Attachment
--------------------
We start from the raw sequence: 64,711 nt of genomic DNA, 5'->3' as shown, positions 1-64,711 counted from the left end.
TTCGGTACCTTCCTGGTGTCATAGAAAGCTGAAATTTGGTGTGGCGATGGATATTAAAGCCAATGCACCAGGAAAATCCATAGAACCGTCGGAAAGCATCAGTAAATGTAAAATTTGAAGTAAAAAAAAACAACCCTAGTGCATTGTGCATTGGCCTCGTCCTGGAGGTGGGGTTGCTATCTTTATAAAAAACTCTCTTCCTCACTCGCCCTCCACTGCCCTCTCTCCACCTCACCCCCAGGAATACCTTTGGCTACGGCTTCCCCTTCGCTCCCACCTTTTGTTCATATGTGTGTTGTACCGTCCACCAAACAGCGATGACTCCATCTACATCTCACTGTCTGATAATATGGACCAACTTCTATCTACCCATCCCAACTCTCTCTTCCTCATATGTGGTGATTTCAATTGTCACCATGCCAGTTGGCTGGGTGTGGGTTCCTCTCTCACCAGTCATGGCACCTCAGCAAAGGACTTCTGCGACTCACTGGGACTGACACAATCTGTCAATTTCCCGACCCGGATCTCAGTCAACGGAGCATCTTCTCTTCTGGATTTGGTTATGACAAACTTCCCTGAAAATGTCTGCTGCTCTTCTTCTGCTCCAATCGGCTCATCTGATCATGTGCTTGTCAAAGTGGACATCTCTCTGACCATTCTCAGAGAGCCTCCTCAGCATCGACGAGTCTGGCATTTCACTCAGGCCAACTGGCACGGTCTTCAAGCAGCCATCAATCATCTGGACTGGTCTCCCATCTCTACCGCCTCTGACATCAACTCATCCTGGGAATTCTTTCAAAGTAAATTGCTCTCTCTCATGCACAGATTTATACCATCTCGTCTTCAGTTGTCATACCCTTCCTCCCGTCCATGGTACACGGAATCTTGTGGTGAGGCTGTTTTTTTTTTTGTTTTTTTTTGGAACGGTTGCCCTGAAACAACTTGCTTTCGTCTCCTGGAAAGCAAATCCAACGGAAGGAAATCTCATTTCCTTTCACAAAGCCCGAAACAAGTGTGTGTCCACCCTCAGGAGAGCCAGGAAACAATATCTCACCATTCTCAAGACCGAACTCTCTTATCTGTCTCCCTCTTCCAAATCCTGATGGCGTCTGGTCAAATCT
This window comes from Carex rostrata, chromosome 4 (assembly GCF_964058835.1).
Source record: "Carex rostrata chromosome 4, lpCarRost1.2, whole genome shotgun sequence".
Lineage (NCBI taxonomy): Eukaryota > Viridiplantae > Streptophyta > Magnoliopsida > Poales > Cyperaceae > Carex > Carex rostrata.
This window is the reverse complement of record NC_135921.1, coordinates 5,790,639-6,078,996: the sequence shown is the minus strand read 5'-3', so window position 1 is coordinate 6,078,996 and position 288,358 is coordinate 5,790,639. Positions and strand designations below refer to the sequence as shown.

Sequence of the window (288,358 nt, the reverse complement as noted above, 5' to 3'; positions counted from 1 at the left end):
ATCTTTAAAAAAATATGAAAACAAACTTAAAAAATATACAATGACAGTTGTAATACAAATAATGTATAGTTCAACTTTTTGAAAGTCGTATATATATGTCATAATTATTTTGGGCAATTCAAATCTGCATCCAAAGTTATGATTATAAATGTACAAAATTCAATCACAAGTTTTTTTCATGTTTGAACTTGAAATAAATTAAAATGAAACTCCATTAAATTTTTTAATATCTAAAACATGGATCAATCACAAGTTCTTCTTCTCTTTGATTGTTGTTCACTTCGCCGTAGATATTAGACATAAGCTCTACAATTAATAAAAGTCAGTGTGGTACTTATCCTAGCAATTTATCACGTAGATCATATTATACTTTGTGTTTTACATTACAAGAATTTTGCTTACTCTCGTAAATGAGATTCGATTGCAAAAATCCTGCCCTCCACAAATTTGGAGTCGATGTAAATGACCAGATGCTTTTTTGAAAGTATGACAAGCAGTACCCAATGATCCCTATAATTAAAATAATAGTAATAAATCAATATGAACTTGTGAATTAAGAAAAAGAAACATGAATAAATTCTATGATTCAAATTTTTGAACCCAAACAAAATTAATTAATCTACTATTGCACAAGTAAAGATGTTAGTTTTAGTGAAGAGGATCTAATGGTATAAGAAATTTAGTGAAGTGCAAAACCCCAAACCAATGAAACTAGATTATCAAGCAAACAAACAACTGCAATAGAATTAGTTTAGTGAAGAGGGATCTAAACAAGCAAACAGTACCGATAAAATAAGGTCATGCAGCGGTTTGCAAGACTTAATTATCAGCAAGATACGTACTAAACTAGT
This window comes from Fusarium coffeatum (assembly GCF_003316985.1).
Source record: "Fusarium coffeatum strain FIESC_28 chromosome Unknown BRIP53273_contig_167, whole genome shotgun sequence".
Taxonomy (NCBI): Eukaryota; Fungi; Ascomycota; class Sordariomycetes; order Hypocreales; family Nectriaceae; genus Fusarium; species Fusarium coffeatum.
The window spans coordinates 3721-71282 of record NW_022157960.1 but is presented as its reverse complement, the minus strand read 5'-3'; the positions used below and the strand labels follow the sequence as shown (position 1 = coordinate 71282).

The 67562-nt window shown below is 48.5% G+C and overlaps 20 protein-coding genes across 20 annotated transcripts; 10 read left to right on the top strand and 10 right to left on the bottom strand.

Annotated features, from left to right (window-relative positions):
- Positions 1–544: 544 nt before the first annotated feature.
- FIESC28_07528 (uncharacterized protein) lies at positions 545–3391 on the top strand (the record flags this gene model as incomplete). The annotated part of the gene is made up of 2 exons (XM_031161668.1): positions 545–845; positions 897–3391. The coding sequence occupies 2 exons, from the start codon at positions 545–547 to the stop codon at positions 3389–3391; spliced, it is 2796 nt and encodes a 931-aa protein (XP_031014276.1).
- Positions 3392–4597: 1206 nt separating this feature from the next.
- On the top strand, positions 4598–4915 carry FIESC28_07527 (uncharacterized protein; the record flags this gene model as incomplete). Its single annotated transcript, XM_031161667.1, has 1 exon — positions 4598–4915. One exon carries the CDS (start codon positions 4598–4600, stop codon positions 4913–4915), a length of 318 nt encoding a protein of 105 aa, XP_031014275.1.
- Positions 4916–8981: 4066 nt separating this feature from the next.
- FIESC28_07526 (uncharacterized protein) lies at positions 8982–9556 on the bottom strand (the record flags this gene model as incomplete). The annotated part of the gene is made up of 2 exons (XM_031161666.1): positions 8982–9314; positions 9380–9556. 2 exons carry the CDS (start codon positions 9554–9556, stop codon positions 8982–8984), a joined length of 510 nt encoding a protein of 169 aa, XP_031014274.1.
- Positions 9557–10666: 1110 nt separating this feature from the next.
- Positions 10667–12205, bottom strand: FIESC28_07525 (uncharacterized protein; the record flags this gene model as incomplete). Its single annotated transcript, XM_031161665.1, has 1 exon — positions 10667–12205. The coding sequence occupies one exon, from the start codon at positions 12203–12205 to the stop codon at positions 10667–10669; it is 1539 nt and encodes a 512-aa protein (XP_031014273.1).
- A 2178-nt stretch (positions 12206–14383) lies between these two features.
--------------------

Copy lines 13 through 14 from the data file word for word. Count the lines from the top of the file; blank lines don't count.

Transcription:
The 67562-nt window shown below is 48.5% G+C and overlaps 20 protein-coding genes across 20 annotated transcripts; 10 read left to right on the top strand and 10 right to left on the bottom strand.

Annotated features, from left to right (window-relative positions):